problems is that those "uniformity specs" are difficult to find even on higher end monitors like BENQ and others,
I was only pointing out how stupid is to put DeltaE in the specifications if that DeltaE is referrred to the center of the screen only. :)

who cares if a monitor is capable of DeltaE <1 if then on the right of the monitor the DeltaE is <6
 

bigbluefe

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I think it's more that if you have reasonable expectations, no monitor is going to be satisfying.

The monitor manufacturing industry basically asks you to be this:

61l7SPIKlgL._SL1373_.jpg
 

sethk

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DeltaE is usually quoted for color accuracy across the spectrum measured at a single point. I don’t see panel uniformity mfg specs. quoted as delta E as often.
 

sblantipodi

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DeltaE is usually quoted for color accuracy across the spectrum measured at a single point. I don’t see panel uniformity mfg specs. quoted as delta E as often.

yes but this is a nonsense.
who cares to have a good DeltaE in a single point of the monitor if most of the monitor does not have the same accuracy?
 
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XoR_

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yes but this is a nonsense.
who cares to have a good DeltaE in a single point of the monitor if most of the monitor does not have the same accuracy?
It matters because any inaccuracies will add up.

Today many monitors will have native gamut pretty close to sRGB and as long as we are talking about IPS panels accuracy across the screen will be good. If this is not enough there are proffesional monitors with better panels, hardware calibration and digital uniformity correction.
 

sethk

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Panel uniformity is usually quoted as a luminosity percentage deviance from normal (higher being worse), because it is mainly a luminosity issue (brightness), due to the way the backlight and polarizer assembly in monitors is a big contributor to it. Tom's central also measures a 9 point Delta E color deviance, and lists color uniformity deviance on some reviews, but this is rare in reviews in general.
Here's TFTCentral's description of the term: https://www.tftcentral.co.uk/features.htm#uniformity

With regards to what's good or acceptable for panel uniformity, it appears < 10% average deviance in consumer/gaming monitors is considered "good". In recent reviews, TFTCentral has said uniformity was quite good for a monitor with a worst case deviance of > 30% but average deviance < 10%.

Is that actually good? Not in my opinion, but it's not the most egregious issue, since VA panel color shift is much worse in how noticeable it is than that level of panel deviance, but for calibrated IPS panels which are generally pretty good, panel uniformity becomes the remaining issue (along with contrast). Note that panel uniformity varies from sample to sample as well as being different across different monitor types, so reviews are not completely predictive of what you may get.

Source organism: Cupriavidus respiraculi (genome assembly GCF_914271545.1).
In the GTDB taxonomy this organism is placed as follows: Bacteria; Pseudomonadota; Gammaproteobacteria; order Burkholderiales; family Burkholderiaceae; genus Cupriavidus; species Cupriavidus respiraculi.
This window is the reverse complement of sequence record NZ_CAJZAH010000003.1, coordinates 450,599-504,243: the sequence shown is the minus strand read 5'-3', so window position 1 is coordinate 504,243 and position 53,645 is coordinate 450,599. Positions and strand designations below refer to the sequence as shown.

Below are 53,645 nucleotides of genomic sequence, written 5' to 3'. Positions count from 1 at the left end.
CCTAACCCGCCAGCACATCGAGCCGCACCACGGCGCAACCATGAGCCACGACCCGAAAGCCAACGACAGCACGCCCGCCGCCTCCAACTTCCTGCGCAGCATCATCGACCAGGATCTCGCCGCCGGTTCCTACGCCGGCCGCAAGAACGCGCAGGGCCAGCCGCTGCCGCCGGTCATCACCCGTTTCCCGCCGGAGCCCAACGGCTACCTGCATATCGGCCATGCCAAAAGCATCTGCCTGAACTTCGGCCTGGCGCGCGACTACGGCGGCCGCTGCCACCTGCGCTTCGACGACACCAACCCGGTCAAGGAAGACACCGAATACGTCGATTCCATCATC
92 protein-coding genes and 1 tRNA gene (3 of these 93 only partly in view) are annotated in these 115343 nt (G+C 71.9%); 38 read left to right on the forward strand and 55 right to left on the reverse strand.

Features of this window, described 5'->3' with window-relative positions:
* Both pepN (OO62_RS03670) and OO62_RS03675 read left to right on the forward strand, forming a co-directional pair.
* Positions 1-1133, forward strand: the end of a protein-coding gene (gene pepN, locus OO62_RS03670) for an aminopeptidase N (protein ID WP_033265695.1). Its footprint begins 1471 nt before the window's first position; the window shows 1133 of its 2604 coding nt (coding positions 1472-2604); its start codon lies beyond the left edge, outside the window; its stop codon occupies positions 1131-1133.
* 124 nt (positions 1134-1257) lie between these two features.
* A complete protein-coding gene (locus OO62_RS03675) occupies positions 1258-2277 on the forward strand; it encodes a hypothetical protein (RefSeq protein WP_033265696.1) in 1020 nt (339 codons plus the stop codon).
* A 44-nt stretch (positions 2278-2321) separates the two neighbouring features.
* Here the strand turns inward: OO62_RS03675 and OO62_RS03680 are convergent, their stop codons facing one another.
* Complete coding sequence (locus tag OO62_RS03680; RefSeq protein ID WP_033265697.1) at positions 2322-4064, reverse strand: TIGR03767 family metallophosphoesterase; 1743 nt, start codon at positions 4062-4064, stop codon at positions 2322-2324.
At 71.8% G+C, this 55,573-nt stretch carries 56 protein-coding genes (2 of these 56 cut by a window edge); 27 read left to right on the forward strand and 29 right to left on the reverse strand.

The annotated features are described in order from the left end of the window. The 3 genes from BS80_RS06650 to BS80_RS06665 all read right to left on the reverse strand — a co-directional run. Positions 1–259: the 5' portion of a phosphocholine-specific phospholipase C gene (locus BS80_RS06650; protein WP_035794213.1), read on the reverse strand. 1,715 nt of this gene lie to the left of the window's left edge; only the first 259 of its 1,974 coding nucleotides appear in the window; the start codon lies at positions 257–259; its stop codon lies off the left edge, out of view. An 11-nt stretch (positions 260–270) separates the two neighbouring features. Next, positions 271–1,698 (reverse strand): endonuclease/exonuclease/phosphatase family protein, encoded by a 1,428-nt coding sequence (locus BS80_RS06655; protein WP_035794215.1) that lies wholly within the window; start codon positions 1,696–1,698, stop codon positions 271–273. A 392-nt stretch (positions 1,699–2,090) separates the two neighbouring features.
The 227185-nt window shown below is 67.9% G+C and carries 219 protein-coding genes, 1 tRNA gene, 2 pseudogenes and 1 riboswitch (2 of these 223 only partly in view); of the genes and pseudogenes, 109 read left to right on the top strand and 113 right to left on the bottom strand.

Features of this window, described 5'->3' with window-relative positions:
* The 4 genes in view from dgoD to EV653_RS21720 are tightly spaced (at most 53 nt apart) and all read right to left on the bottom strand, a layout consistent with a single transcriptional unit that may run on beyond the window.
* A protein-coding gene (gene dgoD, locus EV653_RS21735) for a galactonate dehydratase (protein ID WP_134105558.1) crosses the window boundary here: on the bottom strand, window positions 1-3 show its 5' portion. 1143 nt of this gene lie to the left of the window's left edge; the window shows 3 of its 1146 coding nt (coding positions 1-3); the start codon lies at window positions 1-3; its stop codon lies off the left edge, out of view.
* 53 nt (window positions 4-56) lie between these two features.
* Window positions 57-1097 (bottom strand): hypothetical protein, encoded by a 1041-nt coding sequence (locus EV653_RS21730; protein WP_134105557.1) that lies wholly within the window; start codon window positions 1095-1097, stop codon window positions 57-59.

sblantipodi

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Panel uniformity is usually quoted as a luminosity percentage deviance from normal (higher being worse), because it is mainly a luminosity issue (brightness), due to the way the backlight and polarizer assembly in monitors is a big contributor to it. Tom's central also measures a 9 point Delta E color deviance, and lists color uniformity deviance on some reviews, but this is rare in reviews in general.
Here's TFTCentral's description of the term: https://www.tftcentral.co.uk/features.htm#uniformity

With regards to what's good or acceptable for panel uniformity, it appears < 10% average deviance in consumer/gaming monitors is considered "good". In recent reviews, TFTCentral has said uniformity was quite good for a monitor with a worst case deviance of > 30% but average deviance < 10%.

Is that actually good? Not in my opinion, but it's not the most egregious issue, since VA panel color shift is much worse in how noticeable it is than that level of panel deviance, but for calibrated IPS panels which are generally pretty good, panel uniformity becomes the remaining issue (along with contrast). Note that panel uniformity varies from sample to sample as well as being different across different monitor types, so reviews are not completely predictive of what you may get.

this is the result of brightness uniformity testing using
i1 Display Pro and i1 profiler on my Acer Nitro XV273K

not that happu with it.

unifo2.jpg


deltaE uniformity is not that bad but not stellar too

unifo3.jpg
 

sblantipodi

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those are the crap results from a 2019 1000USD mainstream monitor, the Acer Nitro XV273K

View attachment 213363

View attachment 213364

and those are the results from a "real" monitor bought 10 years ago for 700 USD

uniformity.jpg


uniformitydelta.jpg


take your considerations.

I hope that this madness will stop with current monitors, current monitors are way to crappy.